Global research on work addiction

The study is part of a large international research project examining the role of macro-level (i.e., cultural and socioeconomic), meso-level (i.e., organisational), and micro-level (i.e., individual) factors in work addiction and related health problems. The survey will be conducted during the winter of 2022 and spring of 2023 in over 60 countries around the world, including six continents. It is the most extensive study on work addiction conducted to date.

Impact of the study

One of the aims of our research is to provide data on the proportion of the enormous costs of chronic stress in and outside work environments that are directly attributed to work addiction worldwide. Most importantly, we want to understand which factors contribute most to work addiction, work-related depression, and burnout to develop best practices for their prevention and treatment. The results of this research can provide a scientific basis for preparing recommendations for governments concerning working conditions as well as influence organizations’ policies and procedures regarding work climate and organizational values to minimize the risk of the development of work addiction and mitigate its effect on health and well-being. As such, it may contribute to a significant reduction in human suffering worldwide and a notable improvement in productivity for organizations, institutions, and country-level economics.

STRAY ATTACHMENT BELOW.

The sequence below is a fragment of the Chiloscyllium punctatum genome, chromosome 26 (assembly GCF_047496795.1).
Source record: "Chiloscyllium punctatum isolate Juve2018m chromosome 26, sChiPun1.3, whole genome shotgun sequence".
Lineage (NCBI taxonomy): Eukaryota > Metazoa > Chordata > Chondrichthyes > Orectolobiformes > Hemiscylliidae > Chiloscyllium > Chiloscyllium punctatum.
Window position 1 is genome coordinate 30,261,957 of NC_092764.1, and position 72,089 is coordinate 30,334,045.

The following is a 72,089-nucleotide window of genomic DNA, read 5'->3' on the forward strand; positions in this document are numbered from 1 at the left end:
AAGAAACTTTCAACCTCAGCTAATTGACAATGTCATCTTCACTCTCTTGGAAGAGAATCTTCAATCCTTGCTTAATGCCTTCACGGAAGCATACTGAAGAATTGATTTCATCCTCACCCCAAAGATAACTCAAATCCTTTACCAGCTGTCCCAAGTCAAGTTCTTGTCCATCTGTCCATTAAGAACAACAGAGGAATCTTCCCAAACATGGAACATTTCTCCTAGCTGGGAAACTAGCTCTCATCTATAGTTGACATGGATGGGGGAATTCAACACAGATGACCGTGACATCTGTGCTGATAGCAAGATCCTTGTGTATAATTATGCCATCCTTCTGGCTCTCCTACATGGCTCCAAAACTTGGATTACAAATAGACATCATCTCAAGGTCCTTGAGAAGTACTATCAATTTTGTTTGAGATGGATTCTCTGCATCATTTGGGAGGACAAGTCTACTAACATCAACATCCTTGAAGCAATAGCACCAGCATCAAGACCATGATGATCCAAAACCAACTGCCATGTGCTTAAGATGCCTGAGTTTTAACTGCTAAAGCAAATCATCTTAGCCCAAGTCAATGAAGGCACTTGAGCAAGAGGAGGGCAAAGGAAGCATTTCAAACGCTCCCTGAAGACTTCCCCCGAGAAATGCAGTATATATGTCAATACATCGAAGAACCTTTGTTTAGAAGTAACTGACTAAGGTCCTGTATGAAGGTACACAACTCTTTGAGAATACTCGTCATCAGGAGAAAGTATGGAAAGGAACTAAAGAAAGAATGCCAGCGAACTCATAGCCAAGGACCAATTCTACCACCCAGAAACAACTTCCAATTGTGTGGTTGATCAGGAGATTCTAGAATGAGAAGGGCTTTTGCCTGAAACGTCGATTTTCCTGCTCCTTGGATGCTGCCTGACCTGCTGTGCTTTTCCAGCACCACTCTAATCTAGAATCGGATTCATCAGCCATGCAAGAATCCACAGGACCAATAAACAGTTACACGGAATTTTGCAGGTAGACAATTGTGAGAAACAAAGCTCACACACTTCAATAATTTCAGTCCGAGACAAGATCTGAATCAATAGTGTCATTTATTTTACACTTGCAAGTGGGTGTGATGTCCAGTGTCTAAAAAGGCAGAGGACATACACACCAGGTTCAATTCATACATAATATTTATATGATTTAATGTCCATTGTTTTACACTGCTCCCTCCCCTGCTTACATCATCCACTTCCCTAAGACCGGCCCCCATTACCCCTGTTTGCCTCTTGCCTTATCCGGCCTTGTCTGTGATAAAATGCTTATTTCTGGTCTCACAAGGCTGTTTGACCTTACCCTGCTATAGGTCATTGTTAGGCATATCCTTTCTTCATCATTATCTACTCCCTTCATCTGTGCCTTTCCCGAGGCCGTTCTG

Global survey

Participation criteria in the global survey are:

  • being an adult
  • being employed full-time for at least one year in an organisation with at least 10 employees.

Immediately after filling out the survey, all participants will obtain detailed feedback on their psychosocial functioning at work, including risks of work addiction, work-related depression, and burnout, and potential organisational and individual risk factors contributing to their functioning at work. It may help identify personal and organisational strengths and weaknesses and improve job performance and well-being in and outside the work environment. Participants will be directed to a webpage where detailed information concerning the interpretation of their results will be available alongside recommendations on potential self-help and professional solutions.